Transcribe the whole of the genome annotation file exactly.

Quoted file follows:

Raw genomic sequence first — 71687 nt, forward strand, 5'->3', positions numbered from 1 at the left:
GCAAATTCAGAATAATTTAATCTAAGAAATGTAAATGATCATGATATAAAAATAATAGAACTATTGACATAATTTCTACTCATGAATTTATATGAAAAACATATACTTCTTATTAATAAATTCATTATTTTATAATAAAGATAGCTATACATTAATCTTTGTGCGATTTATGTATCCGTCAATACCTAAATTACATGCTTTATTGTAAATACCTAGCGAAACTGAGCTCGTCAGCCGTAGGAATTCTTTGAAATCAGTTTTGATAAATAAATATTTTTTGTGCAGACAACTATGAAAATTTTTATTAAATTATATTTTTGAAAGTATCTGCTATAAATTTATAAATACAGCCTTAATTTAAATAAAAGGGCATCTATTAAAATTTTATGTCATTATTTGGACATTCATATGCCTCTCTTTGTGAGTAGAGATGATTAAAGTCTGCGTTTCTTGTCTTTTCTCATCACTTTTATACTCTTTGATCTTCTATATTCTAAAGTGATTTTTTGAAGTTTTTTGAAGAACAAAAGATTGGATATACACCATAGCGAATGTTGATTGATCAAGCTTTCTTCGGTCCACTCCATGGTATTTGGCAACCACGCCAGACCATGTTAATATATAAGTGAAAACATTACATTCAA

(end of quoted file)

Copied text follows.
Raw genomic sequence first — 71687 nt, forward strand, 5'->3', positions numbered from 1 at the left:
GCAAATTCAGAATAATTTAATCTAAGAAATGTAAATGATCATGATATAAAAATAATAGAACTATTGACATAATTTCTACTCATGAATTTATATGAAAAACATATACTTCTTATTAATAAATTCATTATTTTATAATAAAGATAGCTATACATTAATCTTTGTGCGATTTATGTATCCGTCAATACCTAAATTACATGCTTTATTGTAAATACCTAGCGAAACTGAGCTCGTCAGCCGTAGGAATTCTTTGAAATCAGTTTTGATAAATAAATATTTTTTGTGCAGACAACTATGAAAATTTTTATTAAATTATATTTTTGAAAGTATCTGCTATAAATTTATAAATACAGCCTTAATTTAAATAAAAGGGCATCTATTAAAATTTTATGTCATTATTTGGACATTCATATGCCTCTCTTTGTGAGTAGAGATGATTAAAGTCTGCGTTTCTTGTCTTTTCTCATCACTTTTATACTCTTTGATCTTCTATATTCTAAAGTGATTTTTTGAAGTTTTTTGAAGAACAAAAGATTGGATATACACCATAGCGAATGTTGATTGATCAAGCTTTCTTCGGTCCACTCCATGGTATTTGGCAACCACGCCAGACCATGTTAATATATAAGTGAAAACATTACATTCAA